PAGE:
The number of older people in the UK workforce is increasing. This trend has implications for practically all businesses and for society as a whole. It also presents an opportunity.
Two factors are driving this trend: the rising number of people aged 50-plus in the population, and rising retirement ages.
Yet this age group has been among the hardest hit during the pandemic. Since March 2020 there are 175,000 more 50–64 year olds out of work, bringing the total to 340,000, according to the Centre for Ageing Better .
At the same time, only 54% of businesses said they can recruit the skilled individuals they need, found City & Guilds Group’s recent Skills Index report . The same businesses were asked, over the next 12 months, if they faced a skills gap, how might they seek to address it, if at all? Only 14% said they would recruit or retain older workers or retirees.
This needs to change. A robust and sustainable business will want a workforce that better reflects its customer-base, and contains a diversity of experiences and perspectives. Older workers are a key part of this diversity.
Almost a third of the UK workforce is aged over 50. If that isn’t the case in your company, it’s worth exploring the reasons why.
If 60% of your workforce is aged over 50, that’s a problem. But it’s equally a problem if only 5% of employees are aged over 50. Age diversity brings benefits and reduces employment resource risks.
Recruit, retain and retrain
So how can employers achieve an age-diverse workforce? Usually this involves three “R”s: recruit, retain and retrain.
Companies could benefit from changing their talent recruitment strategies to ensure they attract prospective employees aged over 50. Otherwise, they’ll be fishing in an ever smaller pool of talent.
This means recruiting with appropriate language and imagery, and the right employment practices and policies.
Many jobsites/job adverts will be beautifully diverse when it comes to depicting some forms of diversity – such as gender or ethnicity – but they often won’t feature a single older person. This needs to change.
Employers should also examine the language they use in job adverts. The words “dynamic”, “energetic” and “creative” are often code for “young”. Their usage usually belies a conscious or unconscious bias in the recruitment process, and in the person who wrote the advert.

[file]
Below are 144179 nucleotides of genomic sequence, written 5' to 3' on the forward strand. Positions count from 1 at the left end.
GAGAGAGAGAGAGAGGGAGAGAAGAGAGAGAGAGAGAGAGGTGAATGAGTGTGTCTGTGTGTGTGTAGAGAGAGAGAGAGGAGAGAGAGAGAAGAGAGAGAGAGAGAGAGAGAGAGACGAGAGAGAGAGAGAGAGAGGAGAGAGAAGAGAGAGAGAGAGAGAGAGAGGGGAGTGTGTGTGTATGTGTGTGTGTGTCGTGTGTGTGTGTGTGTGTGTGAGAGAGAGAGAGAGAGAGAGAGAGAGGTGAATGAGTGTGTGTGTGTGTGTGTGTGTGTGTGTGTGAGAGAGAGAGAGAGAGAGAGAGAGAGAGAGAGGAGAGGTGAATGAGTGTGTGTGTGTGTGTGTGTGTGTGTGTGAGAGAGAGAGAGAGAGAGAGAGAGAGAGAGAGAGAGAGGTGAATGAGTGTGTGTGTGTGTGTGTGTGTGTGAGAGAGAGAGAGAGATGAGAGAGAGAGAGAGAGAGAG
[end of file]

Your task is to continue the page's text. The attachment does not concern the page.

Training is another area to review. People aged 55-plus are the least likely to have undertaken formal workplace training in the last five years, with only 53% having done so, found research by City & Guilds Group , a leader in skills development and apprenticeship schemes.
This is fairly simple to address. If you know a certain proportion (let’s say 30%) of your workforce is over 50, then look at what proportion of your employees receiving training is over 50. Is the proportion – 30% in this case – roughly the same? If not, then bias is likely at work – either conscious or unconscious.
Employers shouldn’t assume that someone over 50 doesn’t want to progress in their job.
In previous research I’ve worked on, we looked at our annual employee survey and one of the questions was, “Have you had a meaningful conversation with your manager about the future of your work?” People over the age of 50 were consistently less likely to have had this conversation. That means we just didn’t know.
Another misconception is that older workers might find it harder to adapt. I look back on when even I started to work and electric typewriters were introduced, followed by fax machines, and now we’re all quite adept with smart technology, and here many of us now are, on video calls every day. I would argue that older workers have shown great adaptability.
So do organisations need to develop different skills to manage a multigenerational workforce?
Yes and no. In general, most employees broadly want the same things, which are fairness, job satisfaction and the flexibility to balance work and life. This is potentially truer of older people, who may be managing more things such as care responsibilities – for children or parents – or an acquired disability.
For an employer to enable work-life flexibility, from day-one they should try to provide flexible working and also carers’ leave, and ensure this is well promoted internally. Employers should also make it clear that people are welcome regardless of age, and that training and other opportunities will be equally available to employees.
The most challenging piece to address is ageism itself. This goes to the heart of an organisation’s culture and its leadership.
A part of getting this right is appreciating the benefits that older workers can bring. For example, if someone is balancing care responsibilities with work, then they’re already showing balancing skills, resilience and empathy.
At Standard Life, we talk to people every day who experience the loss of a loved one, or are making big decisions about how they will fund the rest of their lives. We have found that employees who have gone through similar experiences themselves are really good to have in the team. Customers feel there is somebody on the other end of the conversation who really understands what they’re going through.
If we don’t keep on investing in our workforce throughout their lives, recognising their value right through to retirement, older workers may not to be able to contribute effectively to their employers and the economy in years to come. If this happens, we will all lose out.
The information here is based on our understanding in November 2021 and shouldn’t be regarded as financial advice.
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